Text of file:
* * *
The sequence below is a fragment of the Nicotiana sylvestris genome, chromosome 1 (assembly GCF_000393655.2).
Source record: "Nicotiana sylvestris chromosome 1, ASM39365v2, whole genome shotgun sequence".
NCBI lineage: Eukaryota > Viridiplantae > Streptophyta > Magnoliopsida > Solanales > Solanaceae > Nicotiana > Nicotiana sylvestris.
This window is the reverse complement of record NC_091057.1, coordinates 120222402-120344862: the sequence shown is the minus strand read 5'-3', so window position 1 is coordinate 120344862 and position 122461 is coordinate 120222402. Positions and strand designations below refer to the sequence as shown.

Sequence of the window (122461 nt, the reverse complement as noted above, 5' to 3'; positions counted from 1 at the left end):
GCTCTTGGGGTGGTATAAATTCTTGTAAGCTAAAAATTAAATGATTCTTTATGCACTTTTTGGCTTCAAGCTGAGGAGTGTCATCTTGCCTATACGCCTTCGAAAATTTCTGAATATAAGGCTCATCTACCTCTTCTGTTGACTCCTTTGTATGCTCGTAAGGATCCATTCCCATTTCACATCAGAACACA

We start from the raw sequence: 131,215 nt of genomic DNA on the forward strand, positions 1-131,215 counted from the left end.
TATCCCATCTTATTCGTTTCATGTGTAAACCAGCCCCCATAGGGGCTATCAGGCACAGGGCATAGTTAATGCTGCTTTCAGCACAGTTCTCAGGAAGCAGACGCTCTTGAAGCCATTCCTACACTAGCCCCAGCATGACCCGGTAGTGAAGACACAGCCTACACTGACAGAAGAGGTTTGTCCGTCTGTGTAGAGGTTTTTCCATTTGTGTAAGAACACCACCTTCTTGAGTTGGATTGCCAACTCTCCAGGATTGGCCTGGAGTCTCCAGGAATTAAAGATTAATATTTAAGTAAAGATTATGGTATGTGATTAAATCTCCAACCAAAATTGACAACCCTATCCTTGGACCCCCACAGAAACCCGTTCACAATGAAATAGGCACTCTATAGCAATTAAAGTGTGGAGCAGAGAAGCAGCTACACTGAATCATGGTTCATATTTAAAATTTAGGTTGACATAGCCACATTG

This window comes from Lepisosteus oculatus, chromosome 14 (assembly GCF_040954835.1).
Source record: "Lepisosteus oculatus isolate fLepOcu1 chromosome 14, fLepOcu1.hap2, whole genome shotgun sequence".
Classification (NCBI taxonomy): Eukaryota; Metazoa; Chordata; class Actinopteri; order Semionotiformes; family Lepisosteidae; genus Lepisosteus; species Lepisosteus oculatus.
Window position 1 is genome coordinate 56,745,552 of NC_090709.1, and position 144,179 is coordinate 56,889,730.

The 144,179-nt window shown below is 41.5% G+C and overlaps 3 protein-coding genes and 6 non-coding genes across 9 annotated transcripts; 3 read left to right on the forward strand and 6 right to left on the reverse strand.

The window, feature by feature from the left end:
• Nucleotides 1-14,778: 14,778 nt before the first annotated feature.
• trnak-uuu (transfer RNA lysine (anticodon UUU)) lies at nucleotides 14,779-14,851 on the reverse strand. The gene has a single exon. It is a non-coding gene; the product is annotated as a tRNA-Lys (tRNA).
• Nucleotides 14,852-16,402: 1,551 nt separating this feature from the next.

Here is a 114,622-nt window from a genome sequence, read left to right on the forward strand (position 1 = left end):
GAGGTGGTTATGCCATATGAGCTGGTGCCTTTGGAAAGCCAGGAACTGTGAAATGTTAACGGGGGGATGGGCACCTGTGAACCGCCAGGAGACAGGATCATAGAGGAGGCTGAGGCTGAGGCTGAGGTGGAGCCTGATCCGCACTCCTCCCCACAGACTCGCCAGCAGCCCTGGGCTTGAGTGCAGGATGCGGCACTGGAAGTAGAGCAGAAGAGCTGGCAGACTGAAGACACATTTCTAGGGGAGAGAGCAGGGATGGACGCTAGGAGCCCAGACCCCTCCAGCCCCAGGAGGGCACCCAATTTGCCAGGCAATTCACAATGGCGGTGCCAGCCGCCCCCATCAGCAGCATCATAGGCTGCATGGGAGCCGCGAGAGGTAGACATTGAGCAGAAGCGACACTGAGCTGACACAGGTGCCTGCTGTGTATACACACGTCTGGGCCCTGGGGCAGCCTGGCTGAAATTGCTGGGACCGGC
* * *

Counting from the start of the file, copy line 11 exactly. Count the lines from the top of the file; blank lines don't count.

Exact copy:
Classification (NCBI taxonomy): Eukaryota; Metazoa; Chordata; class Actinopteri; order Semionotiformes; family Lepisosteidae; genus Lepisosteus; species Lepisosteus oculatus.